The day started bright, clear and crisp. Just how crisp became apparent as we stood for about 45 minutes longer than expected, waiting for the bus to arrive. Still, there were no cases of hypothermia. At least not amongst the pupils. We’re not so sure about the parents: we’ll just wait for the medical reports. However, arrive the bus did. So we boarded and Brian, our driver to Newport Pagnell, briefed us on safety before setting off. We had breaks at Washington and Tibshelf – in motorway service stations – before moving on to Newport Pagnell (motorway service station) where Davie and Graeme were waiting to take us on our way. Guess what they did ? That’s right, briefed us on safety. We’re not complaining. Apparently it’s a legal obligation in France for everyone to know where the fire extinguisher and first aid kits are on the bus.
Cool runnings continued apace (guess what we were watching ?) on our way to Dover. We were just commenting on how well the journey was going – never a good move it seems – when we ground to a halt. Miles and miles of slow-moving lorries nose to tail; the cause – roadworks on the way into Dover docks. So we crept into Dover, arriving just before midnight.
It started with us sitting on the Sea France quay till 01:35 till we boarded the ferry. Almost immediately, with the exception of Stephen and Andrew who were exploring the intricacies of mastering a diabolo, little piles of sleeping PL pupils accumulated in various corners and on comfy chairs. Unfortunately for them, far too soon, the ferry landed in Calais and they had to be coaxed back on to the bus where, mercifully, they all fell asleep virtually immediately. So deeply did they fall asleep they never even stirred when the bus stopped to take on 300 litres of fuel.
Dawn broke quite early. We are definitely not taking the blame for that though. Hardly anyone saw the really dense white fog which gradually burned off by about 7:00 am leaving an amazing blue sky to view. One or two of us saw the balloonists making the most of the calm conditions. We had breakfast in a motorway service station near Reims. By now the sun was burning down from a clear blue sky and it was rather warm. Continuing down the road, we had lunch at yet another motorway service station. By now it was a positively balmy 29 degrees. Lunch was, for many, pommes frites. Some people even had something else with them – baguettes, fish, vegetables and – originally – more pommes frites.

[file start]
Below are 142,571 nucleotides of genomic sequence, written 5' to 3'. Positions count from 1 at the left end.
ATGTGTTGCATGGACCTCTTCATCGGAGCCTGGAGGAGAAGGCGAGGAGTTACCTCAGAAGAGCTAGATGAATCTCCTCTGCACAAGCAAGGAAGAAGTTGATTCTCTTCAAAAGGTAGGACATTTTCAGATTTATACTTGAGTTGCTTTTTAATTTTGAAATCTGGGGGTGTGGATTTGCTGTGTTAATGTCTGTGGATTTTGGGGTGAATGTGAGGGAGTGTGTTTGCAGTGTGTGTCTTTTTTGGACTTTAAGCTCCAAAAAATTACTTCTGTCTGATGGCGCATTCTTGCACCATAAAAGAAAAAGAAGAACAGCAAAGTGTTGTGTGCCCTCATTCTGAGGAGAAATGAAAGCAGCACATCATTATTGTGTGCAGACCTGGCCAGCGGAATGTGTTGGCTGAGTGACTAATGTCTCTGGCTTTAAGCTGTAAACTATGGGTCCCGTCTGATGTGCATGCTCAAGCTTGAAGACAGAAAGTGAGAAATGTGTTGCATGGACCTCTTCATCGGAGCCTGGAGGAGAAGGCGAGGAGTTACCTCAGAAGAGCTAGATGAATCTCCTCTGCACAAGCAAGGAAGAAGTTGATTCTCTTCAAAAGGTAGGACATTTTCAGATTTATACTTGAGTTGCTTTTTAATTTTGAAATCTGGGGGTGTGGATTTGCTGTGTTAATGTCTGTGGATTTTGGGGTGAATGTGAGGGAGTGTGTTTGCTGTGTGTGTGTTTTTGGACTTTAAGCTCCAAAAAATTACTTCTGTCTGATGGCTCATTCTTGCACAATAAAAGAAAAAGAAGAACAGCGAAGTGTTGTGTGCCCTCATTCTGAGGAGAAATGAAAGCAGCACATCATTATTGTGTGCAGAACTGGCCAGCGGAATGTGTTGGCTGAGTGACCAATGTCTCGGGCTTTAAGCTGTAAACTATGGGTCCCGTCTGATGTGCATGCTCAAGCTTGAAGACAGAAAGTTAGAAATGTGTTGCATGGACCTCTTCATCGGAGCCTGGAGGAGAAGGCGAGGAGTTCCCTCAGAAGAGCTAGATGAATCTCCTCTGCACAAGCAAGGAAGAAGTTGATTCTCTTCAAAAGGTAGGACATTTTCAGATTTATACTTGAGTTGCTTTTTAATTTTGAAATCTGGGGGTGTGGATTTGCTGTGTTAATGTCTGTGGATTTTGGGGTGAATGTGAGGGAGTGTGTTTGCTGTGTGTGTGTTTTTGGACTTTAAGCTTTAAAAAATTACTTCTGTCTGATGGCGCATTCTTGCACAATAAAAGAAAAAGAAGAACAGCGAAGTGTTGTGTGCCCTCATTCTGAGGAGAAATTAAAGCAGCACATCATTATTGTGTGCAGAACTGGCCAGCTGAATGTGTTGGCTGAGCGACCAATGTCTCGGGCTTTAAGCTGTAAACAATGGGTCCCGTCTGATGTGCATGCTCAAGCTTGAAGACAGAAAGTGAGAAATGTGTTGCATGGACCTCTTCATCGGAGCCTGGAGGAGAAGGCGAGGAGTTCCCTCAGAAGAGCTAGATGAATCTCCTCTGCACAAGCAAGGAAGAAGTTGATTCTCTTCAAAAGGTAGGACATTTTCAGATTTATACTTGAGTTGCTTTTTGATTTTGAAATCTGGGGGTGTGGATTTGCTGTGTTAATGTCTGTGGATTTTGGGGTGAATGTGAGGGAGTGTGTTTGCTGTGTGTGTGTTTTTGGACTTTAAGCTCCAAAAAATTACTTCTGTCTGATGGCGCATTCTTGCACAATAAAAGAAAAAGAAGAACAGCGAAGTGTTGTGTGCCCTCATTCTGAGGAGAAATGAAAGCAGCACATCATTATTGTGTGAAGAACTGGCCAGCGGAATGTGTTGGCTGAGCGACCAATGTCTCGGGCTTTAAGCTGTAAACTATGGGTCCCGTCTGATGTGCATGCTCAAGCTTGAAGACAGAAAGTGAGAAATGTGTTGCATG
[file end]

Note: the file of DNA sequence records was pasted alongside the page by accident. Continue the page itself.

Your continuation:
Cruising on down the motorways of rural France the mountains came into view during the afternoon and we reached our hotel at about 5:30. Time to unpack for all and, for the energetic ones, some football outside the hotel. Evening meal at 19:30 went down well. Miss Angus and Miss McCredie offered an opportunity to explore but most opted out, missing out on the chance to explore the village and, instead, drifting off to their rooms fairly soon afterwards ready to start making those zzzzzzzzzzs. Got to catch up on those beauty sleeps and build up energy for tomorrow.
The weather is shaping to be more than fair. Ice caves and the luge are beckoning.
Quote of the Day
“Here Miss, you’ve got order things in French here.”
(In France ? Glad we found that out before we ran into difficulties!)
Miss Angus, the instant calculator
We had told them we would not tolerate “Are we there yet ?” during the journey. Naturally, our cherubs managed to come up with something different. “Miss Angus, when will we get there?” However, Miss Angus is never fazed by this. Computing the distance and speed of the bus, her answer was as quick as a flash (on Friday) “Tomorrow !”